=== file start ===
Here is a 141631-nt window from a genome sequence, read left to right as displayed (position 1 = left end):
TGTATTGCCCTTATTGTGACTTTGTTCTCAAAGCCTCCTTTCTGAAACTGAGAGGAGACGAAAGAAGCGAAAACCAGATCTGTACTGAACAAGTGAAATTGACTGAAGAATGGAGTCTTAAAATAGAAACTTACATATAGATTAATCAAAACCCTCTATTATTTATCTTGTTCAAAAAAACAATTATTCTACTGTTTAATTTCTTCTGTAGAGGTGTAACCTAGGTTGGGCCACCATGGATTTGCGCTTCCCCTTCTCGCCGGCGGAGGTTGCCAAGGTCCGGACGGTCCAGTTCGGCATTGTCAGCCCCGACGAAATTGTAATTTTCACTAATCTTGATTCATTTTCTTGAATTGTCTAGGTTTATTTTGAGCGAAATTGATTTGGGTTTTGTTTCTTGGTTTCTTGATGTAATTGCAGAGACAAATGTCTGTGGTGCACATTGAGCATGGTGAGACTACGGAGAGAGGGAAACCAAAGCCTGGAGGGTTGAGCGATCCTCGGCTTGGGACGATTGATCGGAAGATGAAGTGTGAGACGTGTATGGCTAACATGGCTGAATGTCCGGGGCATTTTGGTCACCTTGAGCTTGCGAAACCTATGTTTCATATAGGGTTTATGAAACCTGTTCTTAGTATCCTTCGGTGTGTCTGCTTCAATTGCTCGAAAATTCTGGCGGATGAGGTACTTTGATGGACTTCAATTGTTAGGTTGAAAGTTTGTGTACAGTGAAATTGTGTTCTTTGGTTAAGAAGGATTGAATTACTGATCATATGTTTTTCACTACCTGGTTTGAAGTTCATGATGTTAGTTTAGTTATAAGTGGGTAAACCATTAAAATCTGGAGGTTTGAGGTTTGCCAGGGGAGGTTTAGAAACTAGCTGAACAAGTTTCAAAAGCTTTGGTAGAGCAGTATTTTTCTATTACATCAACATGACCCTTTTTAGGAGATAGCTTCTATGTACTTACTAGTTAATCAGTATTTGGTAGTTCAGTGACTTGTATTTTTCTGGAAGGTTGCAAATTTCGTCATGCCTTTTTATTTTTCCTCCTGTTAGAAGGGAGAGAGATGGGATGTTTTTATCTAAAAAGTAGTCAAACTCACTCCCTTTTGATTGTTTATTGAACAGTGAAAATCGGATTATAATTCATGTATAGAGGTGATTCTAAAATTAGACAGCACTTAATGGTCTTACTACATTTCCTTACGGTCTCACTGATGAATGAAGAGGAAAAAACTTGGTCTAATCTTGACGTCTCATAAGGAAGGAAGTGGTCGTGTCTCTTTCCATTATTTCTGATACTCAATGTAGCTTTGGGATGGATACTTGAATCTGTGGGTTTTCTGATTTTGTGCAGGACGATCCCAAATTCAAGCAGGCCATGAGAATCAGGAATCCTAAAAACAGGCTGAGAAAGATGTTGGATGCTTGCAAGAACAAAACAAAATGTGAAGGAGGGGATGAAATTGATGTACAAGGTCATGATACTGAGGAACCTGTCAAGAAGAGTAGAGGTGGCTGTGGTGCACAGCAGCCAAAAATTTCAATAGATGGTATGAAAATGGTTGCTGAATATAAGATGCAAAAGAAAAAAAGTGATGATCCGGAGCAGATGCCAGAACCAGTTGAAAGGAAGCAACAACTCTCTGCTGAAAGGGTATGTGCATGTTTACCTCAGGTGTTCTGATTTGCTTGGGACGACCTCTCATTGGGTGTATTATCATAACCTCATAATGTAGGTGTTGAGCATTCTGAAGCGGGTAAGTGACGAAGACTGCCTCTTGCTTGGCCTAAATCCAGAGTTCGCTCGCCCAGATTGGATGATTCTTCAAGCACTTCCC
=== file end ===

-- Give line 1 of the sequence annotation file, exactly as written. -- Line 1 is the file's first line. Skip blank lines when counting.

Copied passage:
Here is a 141631-nt window from a genome sequence, read left to right as displayed (position 1 = left end):